Moreover, authors of the modern country house novel – those making appearances in the twenty-first century – are eqaully attracted to the vanishing Belle Epoque with its grand parties and bustling households. The Downton Abbey effect reinforces this and the social house is marketed as the literary Highclere. I like what Lev Grossman in Time Entertainment (May 2012) says, ‘The paradox of the English country house is that its state of permanent decline, the fact that its heyday is always behind it, is part of the seduction, just as it is part of the seduction of books in general.’

Cover for Kate Morton's The House at Riverton (Pan,  2007)

Cover for Kate Morton’s The House at Riverton (Pan, 2007)

But this probably says something more about the present human condition. Houses and people have a symbiotic relationship which is emotionally complex. The house is the static body which grows old, it has seen a great deal of life and death, and every occupant has left their mark. That its heyday is behind it only reinforces this poignancy. When we visit a well furnished, well curated house we stand to look at the paintings. Offer a visitor the chance to visit the drab cellars or offices and the attention immediately turns to the people who used these spaces. When that world no longer exists in the way it was meant, or its ending is nigh we cling to its memory. The existence of people or otherwise is how we formulate similar narratives. So for an author of the country house novel in the twenty-first century, the social house maintains its grip because people are always full of surprises. The country house is the tool chosen for concealment or liberation of these stories.

References and suggested reading:

Jane Austen, Mansfield Park (1814).

Ned Beauman, Boxer, Beetle (2011).

Isabel Colegate, The Shooting Party (Penguin Classics, 2007)

Lord Julian Fellowes, Snobs (2004).

E. M. Forster, Howard’s End (1910).

John Galsworthy. The Country House (1907).

Linda Gillard, House of Silence (2011).

Mark Girouard, A Country House Companion (1987).

Rumer Godden. China Court: the Hours of a Country House; a novel (1961).

Alan Hollinghurst, The Stranger’s Child (2011).

Kazuo Ishiguro, Remains of the Day (1989).

D. H. Lawrence, Lady Chatterley’s Lover (privately printed, 1928, full text 1960).

Henry James, The Spoils of Poynton (1896).

Malcolm Kelsall, The Great Good Place: the Country House and English Literature (1993).

Virginia C. Kenny, The Country House Ethos in English literature, 1688-1750: Themes of Personal Retreat and National Expansion. (1984).

William Hurrell Mallock. The New Republic; or, Culture, Faith and Philosophy in an English Country House. New York (1878).

Ian McEwan, Atonement (2001).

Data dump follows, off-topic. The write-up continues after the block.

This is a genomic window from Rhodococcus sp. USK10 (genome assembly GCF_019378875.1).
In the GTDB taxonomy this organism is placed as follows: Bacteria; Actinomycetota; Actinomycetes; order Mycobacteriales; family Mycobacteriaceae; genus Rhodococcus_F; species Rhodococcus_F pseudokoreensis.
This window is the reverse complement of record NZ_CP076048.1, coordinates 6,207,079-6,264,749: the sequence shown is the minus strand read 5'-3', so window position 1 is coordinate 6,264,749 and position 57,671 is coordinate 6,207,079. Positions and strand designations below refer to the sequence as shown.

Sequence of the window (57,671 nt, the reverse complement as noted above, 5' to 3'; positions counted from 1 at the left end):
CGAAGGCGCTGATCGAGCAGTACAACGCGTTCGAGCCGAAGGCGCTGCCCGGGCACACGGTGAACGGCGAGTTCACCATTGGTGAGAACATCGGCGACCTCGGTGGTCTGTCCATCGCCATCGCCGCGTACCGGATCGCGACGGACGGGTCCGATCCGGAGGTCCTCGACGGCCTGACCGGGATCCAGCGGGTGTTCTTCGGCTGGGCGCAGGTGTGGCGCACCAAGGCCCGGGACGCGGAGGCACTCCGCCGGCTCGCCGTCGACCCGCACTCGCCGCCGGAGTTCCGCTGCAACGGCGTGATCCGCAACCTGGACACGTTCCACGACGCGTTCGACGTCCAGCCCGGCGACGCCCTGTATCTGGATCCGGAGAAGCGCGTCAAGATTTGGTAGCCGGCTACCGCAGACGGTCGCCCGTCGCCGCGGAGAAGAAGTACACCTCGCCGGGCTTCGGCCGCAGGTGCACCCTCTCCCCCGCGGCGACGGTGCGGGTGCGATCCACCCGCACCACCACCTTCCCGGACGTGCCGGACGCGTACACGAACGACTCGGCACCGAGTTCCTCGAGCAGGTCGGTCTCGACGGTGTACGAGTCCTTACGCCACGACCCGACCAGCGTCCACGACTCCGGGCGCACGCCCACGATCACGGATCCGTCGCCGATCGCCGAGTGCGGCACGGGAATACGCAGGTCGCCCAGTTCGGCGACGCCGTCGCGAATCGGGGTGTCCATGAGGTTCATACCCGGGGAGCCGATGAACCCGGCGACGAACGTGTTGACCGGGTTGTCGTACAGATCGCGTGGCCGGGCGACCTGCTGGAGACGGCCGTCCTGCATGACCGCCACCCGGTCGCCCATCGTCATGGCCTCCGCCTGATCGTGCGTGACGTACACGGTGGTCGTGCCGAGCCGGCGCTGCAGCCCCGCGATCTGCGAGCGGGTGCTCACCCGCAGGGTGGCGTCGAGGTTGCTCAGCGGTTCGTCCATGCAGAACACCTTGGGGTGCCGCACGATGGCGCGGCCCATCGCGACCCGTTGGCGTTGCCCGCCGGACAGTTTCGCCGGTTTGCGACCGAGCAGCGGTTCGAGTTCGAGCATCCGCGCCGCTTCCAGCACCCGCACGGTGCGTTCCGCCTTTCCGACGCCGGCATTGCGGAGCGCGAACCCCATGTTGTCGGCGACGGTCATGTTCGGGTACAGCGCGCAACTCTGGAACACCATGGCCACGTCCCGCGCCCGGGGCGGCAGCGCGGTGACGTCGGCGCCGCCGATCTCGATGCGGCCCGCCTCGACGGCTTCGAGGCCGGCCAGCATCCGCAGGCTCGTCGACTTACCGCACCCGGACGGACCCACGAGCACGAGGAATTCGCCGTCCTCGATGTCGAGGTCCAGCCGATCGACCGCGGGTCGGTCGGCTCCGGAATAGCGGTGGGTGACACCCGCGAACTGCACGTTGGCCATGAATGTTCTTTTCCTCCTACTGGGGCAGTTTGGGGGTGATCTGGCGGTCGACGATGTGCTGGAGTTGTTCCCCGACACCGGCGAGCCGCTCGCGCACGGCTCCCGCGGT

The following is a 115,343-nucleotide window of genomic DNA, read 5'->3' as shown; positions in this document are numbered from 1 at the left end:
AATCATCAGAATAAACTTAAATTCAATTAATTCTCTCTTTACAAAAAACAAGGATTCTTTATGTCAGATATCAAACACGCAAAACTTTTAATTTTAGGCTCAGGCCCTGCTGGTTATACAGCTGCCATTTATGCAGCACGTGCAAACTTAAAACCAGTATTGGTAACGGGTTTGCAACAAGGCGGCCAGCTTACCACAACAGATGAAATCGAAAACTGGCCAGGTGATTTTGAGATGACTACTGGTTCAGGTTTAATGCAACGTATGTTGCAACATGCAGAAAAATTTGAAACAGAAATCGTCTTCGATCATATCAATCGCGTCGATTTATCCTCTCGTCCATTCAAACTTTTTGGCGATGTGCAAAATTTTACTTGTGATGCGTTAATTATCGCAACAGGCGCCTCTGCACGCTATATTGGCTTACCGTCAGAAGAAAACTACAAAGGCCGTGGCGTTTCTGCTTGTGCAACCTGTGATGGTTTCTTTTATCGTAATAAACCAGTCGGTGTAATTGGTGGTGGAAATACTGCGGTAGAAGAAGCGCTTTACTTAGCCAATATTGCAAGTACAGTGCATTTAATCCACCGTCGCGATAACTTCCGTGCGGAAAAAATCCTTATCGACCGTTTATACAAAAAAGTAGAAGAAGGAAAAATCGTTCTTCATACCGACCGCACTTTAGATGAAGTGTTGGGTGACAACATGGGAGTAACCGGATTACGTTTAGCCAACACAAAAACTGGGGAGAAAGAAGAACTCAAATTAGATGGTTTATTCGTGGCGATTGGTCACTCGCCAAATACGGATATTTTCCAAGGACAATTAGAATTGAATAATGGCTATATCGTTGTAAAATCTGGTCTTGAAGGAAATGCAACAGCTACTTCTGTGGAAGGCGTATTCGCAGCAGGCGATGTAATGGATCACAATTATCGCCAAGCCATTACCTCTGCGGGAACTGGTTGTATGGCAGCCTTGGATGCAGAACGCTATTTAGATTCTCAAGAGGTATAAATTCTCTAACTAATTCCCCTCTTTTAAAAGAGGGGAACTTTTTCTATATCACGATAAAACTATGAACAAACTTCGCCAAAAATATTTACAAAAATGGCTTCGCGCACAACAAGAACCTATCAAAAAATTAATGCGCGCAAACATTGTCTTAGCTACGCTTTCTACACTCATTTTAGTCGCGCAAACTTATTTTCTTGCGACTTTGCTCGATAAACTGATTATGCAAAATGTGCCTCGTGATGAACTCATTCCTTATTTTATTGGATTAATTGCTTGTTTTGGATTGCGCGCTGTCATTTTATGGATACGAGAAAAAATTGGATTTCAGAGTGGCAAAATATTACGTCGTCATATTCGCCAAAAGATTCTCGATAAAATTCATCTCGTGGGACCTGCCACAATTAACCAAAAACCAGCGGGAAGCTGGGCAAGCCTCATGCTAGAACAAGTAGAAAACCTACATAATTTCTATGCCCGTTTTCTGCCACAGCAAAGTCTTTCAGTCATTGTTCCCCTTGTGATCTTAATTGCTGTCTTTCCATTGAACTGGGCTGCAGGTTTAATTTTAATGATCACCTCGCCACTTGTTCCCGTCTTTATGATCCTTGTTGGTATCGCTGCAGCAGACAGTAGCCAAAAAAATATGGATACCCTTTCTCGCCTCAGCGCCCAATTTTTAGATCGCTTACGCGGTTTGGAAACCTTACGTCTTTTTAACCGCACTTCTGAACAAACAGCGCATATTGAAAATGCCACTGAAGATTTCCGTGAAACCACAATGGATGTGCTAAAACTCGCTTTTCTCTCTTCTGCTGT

Kate Morton, The House at Riverton (2008) and The Distant Hours (2010).

Thomas Love Peacock, Headlong Hall (1816), Melincourt (1817) and Nightmare Abbey (1818).

Jane Sanderson, Netherwood (2011).

Tom Stoppard, Arcadia (1993).

Giles Waterfield, Markham Thorpe (2007).

Evelyn Waugh, A Handful of Dust (1934) and Brideshead Revisited (1945).

Lucie Whitehouse, The House at Midnight (2008).

Links:

John Lucas in The Guardian, full link http://www.theguardian.com/books/booksblog/2011/feb/01/country-house-novel

Blake Morrison in The Guardian, full link http://www.theguardian.com/books/2011/jun/11/country-house-novels-blake-morrison

The country house in modern culture http://arts.nationalpost.com/2012/01/17/downton-abbey-and-the-cult-of-the-english-country-house/

Lev Grossman in Time Entertainment full link The Tragedy of the English Country House | TIME.com http://entertainment.time.com/2012/05/02/the-tragedy-of-the-english-country-house/#ixzz2qYzpD2Yx

Book review blog including Rumer Godden’s China Court http://www.essbeevee.co.uk/2013_04_01_archive.html

The Country House Myth in The Remains of the Day http://www.postcolonialweb.org/uk/ishiguro/ed9.html

A fantastic link which helps summarise the genre entirely http://muse.jhu.edu/journals/english_literature_in_transition/v053/53.1.larabee.html

A wider view http://splendidlabyrinths.blogspot.co.uk/2011/10/country-house-literature.html

Perhaps do a course? University of Leicester http://www2.le.ac.uk/departments/english/postgraduate/madegrees/ma-option-modules/en7222

Country House Conference focussing on film and television, Newcastle University http://countryhouseconference.wordpress.com/

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Filed under Men and the Country House, Servants, The Destruction of the Country House, The running of the country house, Women and the Country House